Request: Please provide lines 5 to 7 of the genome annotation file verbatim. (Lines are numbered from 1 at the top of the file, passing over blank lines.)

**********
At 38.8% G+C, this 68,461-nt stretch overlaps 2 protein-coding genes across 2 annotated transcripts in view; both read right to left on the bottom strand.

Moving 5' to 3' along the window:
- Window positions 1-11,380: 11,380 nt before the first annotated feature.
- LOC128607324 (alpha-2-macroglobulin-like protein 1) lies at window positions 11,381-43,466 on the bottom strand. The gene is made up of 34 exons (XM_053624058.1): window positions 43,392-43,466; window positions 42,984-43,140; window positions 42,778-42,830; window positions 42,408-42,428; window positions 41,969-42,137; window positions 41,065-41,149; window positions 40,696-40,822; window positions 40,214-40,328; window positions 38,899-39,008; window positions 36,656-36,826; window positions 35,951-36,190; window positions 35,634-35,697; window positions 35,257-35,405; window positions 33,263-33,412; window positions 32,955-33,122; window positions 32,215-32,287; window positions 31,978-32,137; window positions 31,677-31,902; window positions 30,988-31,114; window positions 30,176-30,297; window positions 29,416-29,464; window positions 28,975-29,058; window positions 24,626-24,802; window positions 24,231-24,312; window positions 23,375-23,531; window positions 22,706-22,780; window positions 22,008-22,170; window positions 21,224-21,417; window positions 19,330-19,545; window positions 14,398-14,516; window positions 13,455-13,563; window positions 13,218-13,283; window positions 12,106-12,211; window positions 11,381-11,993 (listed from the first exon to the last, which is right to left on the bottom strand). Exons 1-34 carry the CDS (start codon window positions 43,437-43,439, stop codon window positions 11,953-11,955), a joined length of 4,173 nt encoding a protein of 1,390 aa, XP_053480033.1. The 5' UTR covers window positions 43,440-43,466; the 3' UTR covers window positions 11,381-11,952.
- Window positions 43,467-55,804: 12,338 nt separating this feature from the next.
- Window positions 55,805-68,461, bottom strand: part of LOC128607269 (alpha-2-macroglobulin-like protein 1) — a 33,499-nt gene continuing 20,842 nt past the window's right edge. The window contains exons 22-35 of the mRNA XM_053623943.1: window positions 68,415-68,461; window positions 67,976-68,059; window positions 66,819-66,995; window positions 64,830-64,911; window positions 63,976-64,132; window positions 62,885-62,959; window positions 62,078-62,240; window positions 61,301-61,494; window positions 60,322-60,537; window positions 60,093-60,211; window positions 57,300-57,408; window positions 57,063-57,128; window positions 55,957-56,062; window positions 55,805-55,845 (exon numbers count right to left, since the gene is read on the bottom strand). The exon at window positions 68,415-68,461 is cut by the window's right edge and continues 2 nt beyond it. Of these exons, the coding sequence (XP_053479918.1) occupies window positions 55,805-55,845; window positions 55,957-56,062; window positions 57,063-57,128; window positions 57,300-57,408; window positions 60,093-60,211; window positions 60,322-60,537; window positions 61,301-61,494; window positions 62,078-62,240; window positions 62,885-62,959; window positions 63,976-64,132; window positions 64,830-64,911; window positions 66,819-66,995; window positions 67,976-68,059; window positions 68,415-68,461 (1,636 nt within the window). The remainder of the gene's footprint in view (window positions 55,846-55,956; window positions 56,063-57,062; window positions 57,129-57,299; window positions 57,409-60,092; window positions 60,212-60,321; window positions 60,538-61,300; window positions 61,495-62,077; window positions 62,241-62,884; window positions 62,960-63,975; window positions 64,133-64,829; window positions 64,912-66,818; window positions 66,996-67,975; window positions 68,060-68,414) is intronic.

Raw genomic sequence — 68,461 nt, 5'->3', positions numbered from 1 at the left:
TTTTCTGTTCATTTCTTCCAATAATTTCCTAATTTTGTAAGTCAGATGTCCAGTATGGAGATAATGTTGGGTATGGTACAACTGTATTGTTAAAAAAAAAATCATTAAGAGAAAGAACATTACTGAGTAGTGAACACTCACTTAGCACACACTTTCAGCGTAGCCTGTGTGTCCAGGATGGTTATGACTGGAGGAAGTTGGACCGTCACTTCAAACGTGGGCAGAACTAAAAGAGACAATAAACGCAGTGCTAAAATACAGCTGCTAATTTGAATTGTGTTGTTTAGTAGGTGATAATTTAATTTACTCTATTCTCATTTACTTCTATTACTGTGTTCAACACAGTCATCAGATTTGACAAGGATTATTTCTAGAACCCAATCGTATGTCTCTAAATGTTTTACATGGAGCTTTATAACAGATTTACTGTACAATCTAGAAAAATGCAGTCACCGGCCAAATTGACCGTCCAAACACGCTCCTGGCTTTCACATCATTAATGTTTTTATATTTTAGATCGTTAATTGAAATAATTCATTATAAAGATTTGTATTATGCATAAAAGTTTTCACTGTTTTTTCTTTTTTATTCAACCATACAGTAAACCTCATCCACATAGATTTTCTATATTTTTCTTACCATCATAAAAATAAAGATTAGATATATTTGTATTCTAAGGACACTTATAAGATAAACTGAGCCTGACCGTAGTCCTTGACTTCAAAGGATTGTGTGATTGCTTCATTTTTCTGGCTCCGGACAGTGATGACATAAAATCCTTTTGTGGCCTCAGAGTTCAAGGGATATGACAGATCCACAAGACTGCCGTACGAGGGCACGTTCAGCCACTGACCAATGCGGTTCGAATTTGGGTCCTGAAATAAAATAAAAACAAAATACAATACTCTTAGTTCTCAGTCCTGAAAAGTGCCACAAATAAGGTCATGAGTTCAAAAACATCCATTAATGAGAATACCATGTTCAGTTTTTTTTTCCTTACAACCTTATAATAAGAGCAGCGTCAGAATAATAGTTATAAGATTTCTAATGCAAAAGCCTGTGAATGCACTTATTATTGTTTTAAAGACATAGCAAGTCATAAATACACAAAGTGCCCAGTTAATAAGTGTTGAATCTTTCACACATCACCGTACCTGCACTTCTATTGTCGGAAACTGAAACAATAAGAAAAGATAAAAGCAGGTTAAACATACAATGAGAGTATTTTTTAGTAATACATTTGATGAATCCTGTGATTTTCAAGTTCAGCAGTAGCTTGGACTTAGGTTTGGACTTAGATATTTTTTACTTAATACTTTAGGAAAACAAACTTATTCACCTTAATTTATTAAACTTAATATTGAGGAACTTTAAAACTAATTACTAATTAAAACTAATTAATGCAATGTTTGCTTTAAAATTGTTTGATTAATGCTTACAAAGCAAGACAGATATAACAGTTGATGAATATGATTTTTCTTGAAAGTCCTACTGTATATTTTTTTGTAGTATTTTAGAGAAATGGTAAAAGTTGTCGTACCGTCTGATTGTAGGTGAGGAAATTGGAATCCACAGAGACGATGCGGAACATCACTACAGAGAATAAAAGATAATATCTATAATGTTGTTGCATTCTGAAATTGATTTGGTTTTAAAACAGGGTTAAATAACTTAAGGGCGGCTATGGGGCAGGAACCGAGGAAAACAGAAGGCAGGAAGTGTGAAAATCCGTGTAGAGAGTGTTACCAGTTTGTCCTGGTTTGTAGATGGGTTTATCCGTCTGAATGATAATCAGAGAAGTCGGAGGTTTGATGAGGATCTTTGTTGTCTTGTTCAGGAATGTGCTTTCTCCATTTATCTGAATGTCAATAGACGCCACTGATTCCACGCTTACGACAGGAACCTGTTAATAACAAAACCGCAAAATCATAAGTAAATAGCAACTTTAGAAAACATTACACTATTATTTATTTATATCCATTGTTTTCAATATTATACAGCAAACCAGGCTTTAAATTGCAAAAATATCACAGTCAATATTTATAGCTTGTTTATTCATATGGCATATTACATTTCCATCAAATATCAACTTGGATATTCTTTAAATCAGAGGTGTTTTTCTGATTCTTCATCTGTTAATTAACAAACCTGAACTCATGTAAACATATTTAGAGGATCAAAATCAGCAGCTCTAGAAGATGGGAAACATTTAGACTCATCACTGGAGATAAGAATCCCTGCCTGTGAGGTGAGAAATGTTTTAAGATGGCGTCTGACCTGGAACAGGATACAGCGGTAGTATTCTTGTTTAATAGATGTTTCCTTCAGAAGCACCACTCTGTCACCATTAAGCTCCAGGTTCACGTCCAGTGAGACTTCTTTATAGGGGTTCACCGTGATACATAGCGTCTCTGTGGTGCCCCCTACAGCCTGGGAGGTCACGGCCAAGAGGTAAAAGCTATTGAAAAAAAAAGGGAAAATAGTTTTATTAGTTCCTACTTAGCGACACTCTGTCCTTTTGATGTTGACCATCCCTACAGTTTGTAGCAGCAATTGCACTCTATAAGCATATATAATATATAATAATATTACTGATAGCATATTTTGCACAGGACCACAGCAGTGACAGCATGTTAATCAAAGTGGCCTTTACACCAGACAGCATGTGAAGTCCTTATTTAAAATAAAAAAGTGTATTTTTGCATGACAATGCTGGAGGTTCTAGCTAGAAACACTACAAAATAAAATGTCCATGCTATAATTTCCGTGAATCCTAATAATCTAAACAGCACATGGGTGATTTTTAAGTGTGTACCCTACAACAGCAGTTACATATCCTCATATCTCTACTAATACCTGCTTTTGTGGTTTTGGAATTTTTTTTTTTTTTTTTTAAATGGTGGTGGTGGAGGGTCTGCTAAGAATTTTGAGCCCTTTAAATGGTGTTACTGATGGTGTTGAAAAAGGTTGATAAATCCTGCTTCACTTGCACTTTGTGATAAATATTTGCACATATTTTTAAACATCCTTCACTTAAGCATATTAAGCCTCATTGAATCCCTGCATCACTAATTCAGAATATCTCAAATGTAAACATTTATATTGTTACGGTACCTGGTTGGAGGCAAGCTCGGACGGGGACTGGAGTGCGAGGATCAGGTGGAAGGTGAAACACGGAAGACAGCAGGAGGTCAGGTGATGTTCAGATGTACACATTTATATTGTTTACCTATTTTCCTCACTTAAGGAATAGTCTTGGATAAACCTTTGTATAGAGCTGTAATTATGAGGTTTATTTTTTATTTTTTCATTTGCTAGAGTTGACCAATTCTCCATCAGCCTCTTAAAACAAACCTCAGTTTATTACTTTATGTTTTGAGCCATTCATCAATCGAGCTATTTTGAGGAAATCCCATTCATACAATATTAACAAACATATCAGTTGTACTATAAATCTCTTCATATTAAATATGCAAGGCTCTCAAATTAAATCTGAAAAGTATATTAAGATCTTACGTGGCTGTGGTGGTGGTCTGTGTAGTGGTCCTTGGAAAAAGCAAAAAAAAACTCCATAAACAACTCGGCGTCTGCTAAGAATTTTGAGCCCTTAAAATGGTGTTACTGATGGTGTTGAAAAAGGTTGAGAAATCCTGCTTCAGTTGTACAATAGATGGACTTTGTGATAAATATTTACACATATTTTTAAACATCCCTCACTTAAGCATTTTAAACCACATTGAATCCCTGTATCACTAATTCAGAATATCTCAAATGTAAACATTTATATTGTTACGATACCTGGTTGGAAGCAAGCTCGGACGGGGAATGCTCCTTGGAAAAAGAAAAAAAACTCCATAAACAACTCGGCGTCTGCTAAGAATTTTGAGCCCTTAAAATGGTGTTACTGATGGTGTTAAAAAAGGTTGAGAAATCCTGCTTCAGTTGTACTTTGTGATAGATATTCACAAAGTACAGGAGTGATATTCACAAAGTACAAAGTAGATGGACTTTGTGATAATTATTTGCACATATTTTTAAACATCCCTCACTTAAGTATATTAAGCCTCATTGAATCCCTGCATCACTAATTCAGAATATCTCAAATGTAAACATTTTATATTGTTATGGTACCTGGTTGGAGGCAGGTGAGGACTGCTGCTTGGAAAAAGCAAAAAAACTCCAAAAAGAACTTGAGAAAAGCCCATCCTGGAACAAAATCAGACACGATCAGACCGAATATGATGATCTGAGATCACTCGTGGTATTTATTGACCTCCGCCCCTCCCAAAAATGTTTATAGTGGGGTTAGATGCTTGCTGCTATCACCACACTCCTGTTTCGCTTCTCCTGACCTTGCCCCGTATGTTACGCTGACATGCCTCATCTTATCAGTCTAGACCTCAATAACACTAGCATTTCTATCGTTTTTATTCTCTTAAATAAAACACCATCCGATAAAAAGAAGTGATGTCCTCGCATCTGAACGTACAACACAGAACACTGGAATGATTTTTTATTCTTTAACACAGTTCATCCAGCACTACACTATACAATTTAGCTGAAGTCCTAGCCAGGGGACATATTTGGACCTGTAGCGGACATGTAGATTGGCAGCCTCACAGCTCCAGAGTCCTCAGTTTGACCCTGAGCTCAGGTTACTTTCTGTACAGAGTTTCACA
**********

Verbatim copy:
- Window positions 43,467-55,804: 12,338 nt separating this feature from the next.
- Window positions 55,805-68,461, bottom strand: part of LOC128607269 (alpha-2-macroglobulin-like protein 1) — a 33,499-nt gene continuing 20,842 nt past the window's right edge. The window contains exons 22-35 of the mRNA XM_053623943.1: window positions 68,415-68,461; window positions 67,976-68,059; window positions 66,819-66,995; window positions 64,830-64,911; window positions 63,976-64,132; window positions 62,885-62,959; window positions 62,078-62,240; window positions 61,301-61,494; window positions 60,322-60,537; window positions 60,093-60,211; window positions 57,300-57,408; window positions 57,063-57,128; window positions 55,957-56,062; window positions 55,805-55,845 (exon numbers count right to left, since the gene is read on the bottom strand). The exon at window positions 68,415-68,461 is cut by the window's right edge and continues 2 nt beyond it. Of these exons, the coding sequence (XP_053479918.1) occupies window positions 55,805-55,845; window positions 55,957-56,062; window positions 57,063-57,128; window positions 57,300-57,408; window positions 60,093-60,211; window positions 60,322-60,537; window positions 61,301-61,494; window positions 62,078-62,240; window positions 62,885-62,959; window positions 63,976-64,132; window positions 64,830-64,911; window positions 66,819-66,995; window positions 67,976-68,059; window positions 68,415-68,461 (1,636 nt within the window). The remainder of the gene's footprint in view (window positions 55,846-55,956; window positions 56,063-57,062; window positions 57,129-57,299; window positions 57,409-60,092; window positions 60,212-60,321; window positions 60,538-61,300; window positions 61,495-62,077; window positions 62,241-62,884; window positions 62,960-63,975; window positions 64,133-64,829; window positions 64,912-66,818; window positions 66,996-67,975; window positions 68,060-68,414) is intronic.

Raw genomic sequence — 68,461 nt, 5'->3', positions numbered from 1 at the left: